The design takes advantage of, and adapts, the existing counterweight systems and modular forestage to create a uniquely flexible performance space.

The adaptation of the Stanford Hall Estate into a military rehabilitation centre has required imaginative masterplanning and the resourceful use of existing buildings. The existing listed buildings and registered parkland as well as the topography of the site provided a very tight set of constraints within which the layout of the facility had to be constructed.

The main entrance to Clinical services stands on the site of the former stables © Andreas von Einsiedel

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Defence and National
Rehabilitation Centre

Loughborough, UK


Listed building consent and planning permission has been given for the project, which will provide 40,000 sqm of new floor space within a series of buildings, creating a new Defence and National Rehabilitation Centre, in the curtilage of Grade II* listed Stanford Hall and other Grade II listed buildings. A further 5000 sqm of refurbished space will be provided through the restoration of Stanford Hall.

The buildings have been arranged to form a series of courtyards and external garden spaces providing an environment conducive for the rehabilitation of service personnel. Importantly, this arrangement allows for the different character areas of the estate to be maintained.

The DNRC will be the centre for training and research in rehabilitation medicine. The historic house is used as an education centre whilst a state of the art research facility is housed in one of the new pavilions.

The centre is used by a wide variety of people, including inpatients, outpatients, staff, visitors, and medical practitioners. Our design allows for a series of logical flows which do not interfere with one another.

The project involves the design of two theatre spaces which are required to fulfil a number of functions and therefore have been carefully engineered.

100-seat Performance Space: With the Education Centre located in the historic hall, it was important that the associated lecture theatre should be positioned nearby. Fortuitously the former Badminton Court provided ample space for such a theatre and can be readily adapted with the addition of a new acoustic ceiling and a bespoke built-in audiovisual system. The fact that the original sprung floor of the Badminton Court is still in place has enabled the room to also be used as a gym for the practical training elements of military education courses. This adds considerable value as it means that the rehabilitation gyms do not need to be programmed in for education use.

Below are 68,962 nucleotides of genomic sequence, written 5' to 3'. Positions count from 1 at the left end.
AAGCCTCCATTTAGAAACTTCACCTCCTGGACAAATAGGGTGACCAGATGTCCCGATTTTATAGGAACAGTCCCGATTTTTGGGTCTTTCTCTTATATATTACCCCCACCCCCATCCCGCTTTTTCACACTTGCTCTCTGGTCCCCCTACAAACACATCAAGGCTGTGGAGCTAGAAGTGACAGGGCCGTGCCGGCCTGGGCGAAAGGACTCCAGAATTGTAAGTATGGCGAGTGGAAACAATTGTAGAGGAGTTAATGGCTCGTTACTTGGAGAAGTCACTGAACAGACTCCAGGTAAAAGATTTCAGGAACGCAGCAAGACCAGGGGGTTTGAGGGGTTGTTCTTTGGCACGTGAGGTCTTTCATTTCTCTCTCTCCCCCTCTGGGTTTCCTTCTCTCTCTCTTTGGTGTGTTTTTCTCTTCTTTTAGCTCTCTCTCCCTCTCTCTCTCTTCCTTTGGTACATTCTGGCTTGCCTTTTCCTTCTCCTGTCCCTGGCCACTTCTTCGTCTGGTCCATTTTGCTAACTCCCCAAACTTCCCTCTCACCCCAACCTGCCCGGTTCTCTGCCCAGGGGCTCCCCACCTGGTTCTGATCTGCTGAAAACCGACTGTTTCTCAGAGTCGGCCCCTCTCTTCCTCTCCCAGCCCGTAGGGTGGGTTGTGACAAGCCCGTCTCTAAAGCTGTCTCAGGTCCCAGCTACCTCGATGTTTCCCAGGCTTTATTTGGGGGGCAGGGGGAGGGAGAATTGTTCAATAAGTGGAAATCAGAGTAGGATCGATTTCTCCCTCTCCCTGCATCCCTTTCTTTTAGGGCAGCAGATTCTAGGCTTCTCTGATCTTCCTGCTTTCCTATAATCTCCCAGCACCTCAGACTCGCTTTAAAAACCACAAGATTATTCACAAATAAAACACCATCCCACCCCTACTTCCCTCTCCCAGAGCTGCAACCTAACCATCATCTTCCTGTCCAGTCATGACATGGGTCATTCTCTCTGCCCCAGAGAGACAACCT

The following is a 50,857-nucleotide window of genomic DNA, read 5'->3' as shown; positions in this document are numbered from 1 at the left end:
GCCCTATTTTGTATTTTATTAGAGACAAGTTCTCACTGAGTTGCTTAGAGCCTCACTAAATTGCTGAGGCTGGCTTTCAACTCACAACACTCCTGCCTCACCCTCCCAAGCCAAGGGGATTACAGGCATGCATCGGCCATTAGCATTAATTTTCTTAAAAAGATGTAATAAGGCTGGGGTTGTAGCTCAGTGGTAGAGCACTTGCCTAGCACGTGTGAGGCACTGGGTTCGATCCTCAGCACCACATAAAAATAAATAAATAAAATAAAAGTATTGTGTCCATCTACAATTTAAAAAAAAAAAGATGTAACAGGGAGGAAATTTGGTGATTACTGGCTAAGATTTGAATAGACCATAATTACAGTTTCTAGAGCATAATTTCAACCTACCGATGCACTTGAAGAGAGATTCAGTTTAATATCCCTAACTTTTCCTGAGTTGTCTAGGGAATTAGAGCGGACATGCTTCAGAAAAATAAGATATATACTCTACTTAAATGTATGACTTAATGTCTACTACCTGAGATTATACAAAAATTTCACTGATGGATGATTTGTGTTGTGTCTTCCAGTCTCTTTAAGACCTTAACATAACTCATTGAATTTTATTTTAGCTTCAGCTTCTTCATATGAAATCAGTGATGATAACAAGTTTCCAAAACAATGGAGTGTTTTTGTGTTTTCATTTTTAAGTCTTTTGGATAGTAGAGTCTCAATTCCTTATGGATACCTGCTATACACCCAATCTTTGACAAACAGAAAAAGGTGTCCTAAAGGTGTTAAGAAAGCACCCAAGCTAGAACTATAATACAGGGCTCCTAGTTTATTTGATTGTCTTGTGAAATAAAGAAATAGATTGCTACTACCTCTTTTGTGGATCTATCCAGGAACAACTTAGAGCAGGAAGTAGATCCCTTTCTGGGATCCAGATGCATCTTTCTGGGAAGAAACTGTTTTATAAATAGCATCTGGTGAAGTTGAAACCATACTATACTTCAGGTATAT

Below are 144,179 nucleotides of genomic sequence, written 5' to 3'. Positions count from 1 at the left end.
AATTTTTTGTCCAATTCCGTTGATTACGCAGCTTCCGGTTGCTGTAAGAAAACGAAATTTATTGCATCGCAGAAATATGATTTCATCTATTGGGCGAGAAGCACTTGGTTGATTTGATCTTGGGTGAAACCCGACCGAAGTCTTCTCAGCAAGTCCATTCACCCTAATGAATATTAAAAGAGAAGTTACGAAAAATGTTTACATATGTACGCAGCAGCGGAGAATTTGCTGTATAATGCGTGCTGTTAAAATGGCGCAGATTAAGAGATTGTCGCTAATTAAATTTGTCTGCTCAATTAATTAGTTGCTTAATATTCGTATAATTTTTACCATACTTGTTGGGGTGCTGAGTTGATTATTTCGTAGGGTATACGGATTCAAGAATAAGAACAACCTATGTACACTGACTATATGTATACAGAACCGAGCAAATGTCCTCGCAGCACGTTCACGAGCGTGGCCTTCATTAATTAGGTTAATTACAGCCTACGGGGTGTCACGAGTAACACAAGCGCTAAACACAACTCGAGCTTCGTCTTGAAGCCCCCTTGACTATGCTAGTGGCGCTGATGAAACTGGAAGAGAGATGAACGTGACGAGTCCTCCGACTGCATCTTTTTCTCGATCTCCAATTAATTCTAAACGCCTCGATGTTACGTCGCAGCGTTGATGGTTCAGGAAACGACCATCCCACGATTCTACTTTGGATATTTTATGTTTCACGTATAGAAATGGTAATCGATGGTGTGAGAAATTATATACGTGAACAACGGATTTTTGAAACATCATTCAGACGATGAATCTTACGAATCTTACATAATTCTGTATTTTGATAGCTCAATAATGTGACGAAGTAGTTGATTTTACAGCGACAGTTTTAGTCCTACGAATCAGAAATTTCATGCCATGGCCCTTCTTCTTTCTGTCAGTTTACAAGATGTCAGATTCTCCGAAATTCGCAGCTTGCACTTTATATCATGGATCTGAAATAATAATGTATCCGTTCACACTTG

290-seat Performance space: The existing Art Deco theatre is adapted to seat 290 people including up to 30 wheelchair users. This will be used as a cinema, a theatre for music recitals and performances and also for conference facilities to support the education element of the site.

The design takes advantage of, and adapts, the existing counterweight systems and modular forestage to create a uniquely flexible performance space.

The adaptation of the Stanford Hall Estate into a military rehabilitation centre has required imaginative masterplanning and the resourceful use of existing buildings. The existing listed buildings and registered parkland as well as the topography of the site provided a very tight set of constraints within which the layout of the facility had to be constructed.

The new Classical buildings are varied in treatment and preserve a human scale © Andreas von Einsiedel

Next
Prev · 

Defence and National
Rehabilitation Centre

Loughborough, UK


Listed building consent and planning permission has been given for the project, which will provide 40,000 sqm of new floor space within a series of buildings, creating a new Defence and National Rehabilitation Centre, in the curtilage of Grade II* listed Stanford Hall and other Grade II listed buildings. A further 5000 sqm of refurbished space will be provided through the restoration of Stanford Hall.

The buildings have been arranged to form a series of courtyards and external garden spaces providing an environment conducive for the rehabilitation of service personnel. Importantly, this arrangement allows for the different character areas of the estate to be maintained.

The DNRC will be the centre for training and research in rehabilitation medicine. The historic house is used as an education centre whilst a state of the art research facility is housed in one of the new pavilions.

The centre is used by a wide variety of people, including inpatients, outpatients, staff, visitors, and medical practitioners. Our design allows for a series of logical flows which do not interfere with one another.

The project involves the design of two theatre spaces which are required to fulfil a number of functions and therefore have been carefully engineered.

100-seat Performance Space: With the Education Centre located in the historic hall, it was important that the associated lecture theatre should be positioned nearby. Fortuitously the former Badminton Court provided ample space for such a theatre and can be readily adapted with the addition of a new acoustic ceiling and a bespoke built-in audiovisual system. The fact that the original sprung floor of the Badminton Court is still in place has enabled the room to also be used as a gym for the practical training elements of military education courses. This adds considerable value as it means that the rehabilitation gyms do not need to be programmed in for education use.